Workshop | Creative Approaches to Memory TFDC 2.16
Jul 03, 2023 14:00 - 16:00(Europe/London)
20230703T1400 20230703T1600 Europe/London PRE-CONFERENCE WORKSHOP - Walking the Walls: Retrieving, Reimagining, Rewriting the City – a Performative Creative Workshop

'Only thoughts reached by walking have value' – Friedrich NietzscheThe medieval boundaries of the city of Newcastle form a ring whose upper limit sweeps south of the University, from Gallowgate to New Bridge Street, along a line which encircles the city centre. To the west stand medieval towers, walls, and gates but further east these urban defences are overwritten by car parks, offices, fast-food cafés, and intersected by a motorway. To walk this line is to recognise the formation of the successive folds and layers out of which the modern city of Newcastle is made. Our purpose in doing so is to recover and reimagine the city in our own writing.In this workshop we will explore the urban landscape through some of the core concepts to come out of the field of psychogeography: the study of how places affect our thoughts, feelings and behaviour. The practice of dérive, (French for drift) which encompasses attitudinal, attentive, and totemic walking, is a performative and subversive technique for experiencing urban spaces in the hope of provoking social change and strengthening community.Through these sensory, radical wanderings we will reflect on how our experience of environments shapes us, how we might shape them and how by harnessing our powers of deep observation in relation to our surroundings, we can shape our writing.Our walking will act as a lens, examining and exploring the city as an assemblage of texts, voices, figures, objects, structures, and spaces operating within communities at different scales. It will enable us to 'zoom in' on minute details in the environment and step back out to our immediate location, the city at large, the region and the wider set of cultural and social relationships it inhabits.Our writing will enable us to reflect on what ...

TFDC 2.16 MSA Conference Newcastle 2023 conference@memorystudiesassociation.org
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'Only thoughts reached by walking have value' – Friedrich Nietzsche

The medieval boundaries of the city of Newcastle form a ring whose upper limit sweeps south of the University, from Gallowgate to New Bridge Street, along a line which encircles the city centre. To the west stand medieval towers, walls, and gates but further east these urban defences are overwritten by car parks, offices, fast-food cafés, and intersected by a motorway. To walk this line is to recognise the formation of the successive folds and layers out of which the modern city of Newcastle is made. Our purpose in doing so is to recover and reimagine the city in our own writing.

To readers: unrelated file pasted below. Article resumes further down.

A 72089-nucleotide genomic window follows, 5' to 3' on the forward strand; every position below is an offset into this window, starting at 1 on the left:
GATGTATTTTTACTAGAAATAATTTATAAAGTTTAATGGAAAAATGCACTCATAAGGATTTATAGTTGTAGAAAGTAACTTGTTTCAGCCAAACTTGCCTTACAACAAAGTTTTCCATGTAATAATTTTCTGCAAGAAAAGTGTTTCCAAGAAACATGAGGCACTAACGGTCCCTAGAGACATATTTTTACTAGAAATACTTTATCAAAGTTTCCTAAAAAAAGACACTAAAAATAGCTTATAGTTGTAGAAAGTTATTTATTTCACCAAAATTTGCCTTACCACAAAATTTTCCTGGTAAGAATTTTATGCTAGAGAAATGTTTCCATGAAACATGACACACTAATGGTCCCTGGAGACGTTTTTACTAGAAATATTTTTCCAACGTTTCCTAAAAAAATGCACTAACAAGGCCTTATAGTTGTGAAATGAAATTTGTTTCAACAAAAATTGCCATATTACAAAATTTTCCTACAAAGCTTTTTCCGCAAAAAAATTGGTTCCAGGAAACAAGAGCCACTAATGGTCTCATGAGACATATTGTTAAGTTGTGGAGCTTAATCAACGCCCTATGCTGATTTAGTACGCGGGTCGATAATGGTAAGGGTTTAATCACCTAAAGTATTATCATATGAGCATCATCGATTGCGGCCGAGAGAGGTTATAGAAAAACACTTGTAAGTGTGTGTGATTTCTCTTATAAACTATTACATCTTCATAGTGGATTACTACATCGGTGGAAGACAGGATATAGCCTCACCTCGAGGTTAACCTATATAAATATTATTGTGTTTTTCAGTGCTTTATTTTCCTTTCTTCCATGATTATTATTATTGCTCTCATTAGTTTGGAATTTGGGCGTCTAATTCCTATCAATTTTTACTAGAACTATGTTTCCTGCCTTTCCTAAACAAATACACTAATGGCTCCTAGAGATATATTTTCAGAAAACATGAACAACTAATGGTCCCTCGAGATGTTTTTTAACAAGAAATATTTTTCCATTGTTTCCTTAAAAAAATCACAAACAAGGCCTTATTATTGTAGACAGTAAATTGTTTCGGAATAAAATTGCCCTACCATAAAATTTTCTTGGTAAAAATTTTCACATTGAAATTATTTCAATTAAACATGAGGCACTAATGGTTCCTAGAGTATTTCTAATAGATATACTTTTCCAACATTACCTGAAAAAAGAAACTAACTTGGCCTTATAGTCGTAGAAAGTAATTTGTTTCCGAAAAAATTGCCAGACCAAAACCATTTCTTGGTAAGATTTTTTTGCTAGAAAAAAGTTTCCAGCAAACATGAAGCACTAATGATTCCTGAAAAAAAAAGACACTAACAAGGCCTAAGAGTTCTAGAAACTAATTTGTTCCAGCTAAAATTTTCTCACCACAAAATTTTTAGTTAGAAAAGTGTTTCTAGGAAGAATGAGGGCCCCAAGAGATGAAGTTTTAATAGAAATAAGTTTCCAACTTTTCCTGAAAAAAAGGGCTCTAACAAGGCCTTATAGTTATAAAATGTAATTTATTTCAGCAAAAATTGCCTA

In this workshop we will explore the urban landscape through some of the core concepts to come out of the field of psychogeography: the study of how places affect our thoughts, feelings and behaviour. The practice of dérive, (French for drift) which encompasses attitudinal, attentive, and totemic walking, is a performative and subversive technique for experiencing urban spaces in the hope of provoking social change and strengthening community.

Through these sensory, radical wanderings we will reflect on how our experience of environments shapes us, how we might shape them and how by harnessing our powers of deep observation in relation to our surroundings, we can shape our writing.

Our walking will act as a lens, examining and exploring the city as an assemblage of texts, voices, figures, objects, structures, and spaces operating within communities at different scales. It will enable us to 'zoom in' on minute details in the environment and step back out to our immediate location, the city at large, the region and the wider set of cultural and social relationships it inhabits.

Our writing will enable us to reflect on what the poet Gwyneth Lewis called 'the deep congruence between the structure of the physical world and … art' and involve ourselves in 'an entanglement of diverse elements and strands, using stories of people and things' identified by poet and geographer, Tim Cresswell.

These techniques will help us to challenge what might otherwise become our collectively passive view of the shared spaces that we inhabit, to resist the dislocation of our social worlds and our physical spaces. Close reading of this urban 'text', with its convergence of the medieval and the modern can galvanise us into a radical remembering and reimagination of the city.

The workshop will combine discussion, walking and writing exercises. It is open to everyone who is interested in the urban landscape and would enjoy writing in response.

We can accommodate disability.


Places are limited to 12 participants and pre-booking is required. 

Book your place by selecting a (free) ticket for the workshop on our registration page: https://msa2023newcastle.dryfta.com/attendee-registration-tickets

No speaker for this session!
 Mary-Jane Holmes
PhD Student
,
Newcastle University
PGR
,
Newcastle University
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